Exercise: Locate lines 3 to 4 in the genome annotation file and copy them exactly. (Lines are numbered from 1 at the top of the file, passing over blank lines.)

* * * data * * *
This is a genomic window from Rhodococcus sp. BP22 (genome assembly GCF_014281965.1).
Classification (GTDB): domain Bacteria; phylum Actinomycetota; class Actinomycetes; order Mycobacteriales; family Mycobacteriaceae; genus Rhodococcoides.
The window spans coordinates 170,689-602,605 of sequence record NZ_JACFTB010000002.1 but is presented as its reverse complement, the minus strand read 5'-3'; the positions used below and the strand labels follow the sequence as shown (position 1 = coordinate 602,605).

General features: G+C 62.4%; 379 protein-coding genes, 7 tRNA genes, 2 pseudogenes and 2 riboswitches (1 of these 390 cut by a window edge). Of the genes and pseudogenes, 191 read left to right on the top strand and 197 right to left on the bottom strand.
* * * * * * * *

The window spans coordinates 170,689-602,605 of sequence record NZ_JACFTB010000002.1 but is presented as its reverse complement, the minus strand read 5'-3'; the positions used below and the strand labels follow the sequence as shown (position 1 = coordinate 602,605).

General features: G+C 62.4%; 379 protein-coding genes, 7 tRNA genes, 2 pseudogenes and 2 riboswitches (1 of these 390 cut by a window edge). Of the genes and pseudogenes, 191 read left to right on the top strand and 197 right to left on the bottom strand.